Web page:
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Test Strip Crimes - Who ELSE Pays the Price?
Normally, retail crime touches most of us as a lack of product availability, or increased product prices. Since the Internet and various online sales channels have made it easy for organized groups to steal large quantities of items from predetermined "shopping lists" and sell them online, most of us don't perceive anything other than the increased ease and price-friendliness of online versus in-store purchases (and the shrinking number of retail stores and sales associates). As ORC consultant Gus Downing says in a sidebar, "Honest people are buying stolen merchandise... All they've got to do is turn on their computer and buy it off Craigslist."2
Another sidebar, "Major Crimes", lists a March 2014 theft of over $15 million in products "from Walgreens, CVS and Publix" in South Florida, "targeting diabetes test strips, painkillers, and heartburn medication". The operation included several "mid-level 'fences'" and was referred to by Miami-Dade State Attorney Katherine Fernandez Rundle as a "massive criminal enterprise".3 While the article had me rapt until that point, the phrase diabetes test strips hit me like a punch in the gut.
I've mentioned previously that I usually buy my test strips from dealers on Amazon.com. A few things strike me as odd, though. Many big volume dealers will have several listings for the same item — often at different price points — and with different "quantities available". You'd think that if we were talking about one dealer, all of their stock for a given item should be listed under a single heading and a single price point. Also, I seem to recall my last couple of shipments from the same dealer being shipped from different locations, and I think one of them even had a private name somewhere in there.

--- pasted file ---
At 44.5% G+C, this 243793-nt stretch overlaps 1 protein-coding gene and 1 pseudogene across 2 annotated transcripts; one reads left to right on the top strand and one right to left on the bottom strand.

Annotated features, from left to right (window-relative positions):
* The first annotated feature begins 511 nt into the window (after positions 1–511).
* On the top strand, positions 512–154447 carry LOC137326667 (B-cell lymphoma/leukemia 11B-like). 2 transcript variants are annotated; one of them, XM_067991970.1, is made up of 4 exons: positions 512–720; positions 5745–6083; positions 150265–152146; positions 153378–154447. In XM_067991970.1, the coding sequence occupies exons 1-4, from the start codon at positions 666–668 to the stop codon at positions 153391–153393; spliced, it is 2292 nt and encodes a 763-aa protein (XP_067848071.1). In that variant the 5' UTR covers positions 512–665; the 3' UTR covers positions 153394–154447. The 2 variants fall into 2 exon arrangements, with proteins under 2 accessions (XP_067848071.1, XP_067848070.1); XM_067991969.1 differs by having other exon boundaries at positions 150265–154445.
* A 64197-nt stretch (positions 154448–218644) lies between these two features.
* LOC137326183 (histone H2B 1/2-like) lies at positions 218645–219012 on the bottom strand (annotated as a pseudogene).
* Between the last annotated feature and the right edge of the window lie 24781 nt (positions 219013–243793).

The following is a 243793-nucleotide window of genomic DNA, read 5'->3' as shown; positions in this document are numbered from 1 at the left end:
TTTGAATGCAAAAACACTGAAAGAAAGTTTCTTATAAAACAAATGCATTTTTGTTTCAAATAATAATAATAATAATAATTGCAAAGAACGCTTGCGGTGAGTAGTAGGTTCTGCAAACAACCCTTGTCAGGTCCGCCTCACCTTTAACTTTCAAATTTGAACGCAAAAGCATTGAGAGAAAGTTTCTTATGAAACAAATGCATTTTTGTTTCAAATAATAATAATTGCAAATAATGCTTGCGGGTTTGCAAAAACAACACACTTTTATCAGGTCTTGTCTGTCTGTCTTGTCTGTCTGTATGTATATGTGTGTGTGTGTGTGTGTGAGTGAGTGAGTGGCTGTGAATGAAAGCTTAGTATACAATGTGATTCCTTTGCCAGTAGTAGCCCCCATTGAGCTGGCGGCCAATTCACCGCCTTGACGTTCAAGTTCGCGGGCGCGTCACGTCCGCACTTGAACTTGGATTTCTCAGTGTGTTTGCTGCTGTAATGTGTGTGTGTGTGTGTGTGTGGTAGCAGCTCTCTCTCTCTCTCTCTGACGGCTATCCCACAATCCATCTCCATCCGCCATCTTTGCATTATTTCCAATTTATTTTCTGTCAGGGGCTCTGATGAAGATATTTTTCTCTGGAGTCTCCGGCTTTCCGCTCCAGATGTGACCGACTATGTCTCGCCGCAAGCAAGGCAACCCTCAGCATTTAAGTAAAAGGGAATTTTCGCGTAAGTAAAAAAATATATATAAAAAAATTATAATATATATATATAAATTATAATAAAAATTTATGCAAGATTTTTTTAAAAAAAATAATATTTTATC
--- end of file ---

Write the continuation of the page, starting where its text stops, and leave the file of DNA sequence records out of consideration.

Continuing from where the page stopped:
Given the availability of product from these dealers, I'm now worried about how much of it is reselling excess/unused product, how much is trading strips for rent money, and how much of it might be related to "organized retail crime". As anyone who's watched a "cop show" can tell you, purchasing goods you know have been stolen is a crime.
While it's obvious that the stores lose product revenue, prices rise to cover the losses, and individual patients may have to wait a few days for a replacement shipment of medications, I have to wonder who else pays for this sort of organized crime. But given the exorbitant price of medications and healthcare supplies and the refusal to cover "non-preferred" brands, even at the highest co-pay level, I can't see demand dropping enough to lower retail prices to the point that they are competitive with current online suppliers (or with preferred-brand co-pays).
Right now, I'm just seeing this ethical dilemma as one more obstacle placed between me and my diabetes management.
Which is a totally different sort of crime.
Megan was diagnosed in 2009 with Type I. As an RN, she was familiar with the medical side of her diagnosis; learning to be a good patient on the other hand, was and continues to be the challenge of her day to day life. (Read More)
Michelle Kowalski, a writer, editor and photography hobbiest living in Phoenix, was diagnosed with Type 2 diabetes in February 2005. In January 2008, as part of her quest to start on an insulin pump, Michelle learned that she actually has type 1 diabetes. (Read More)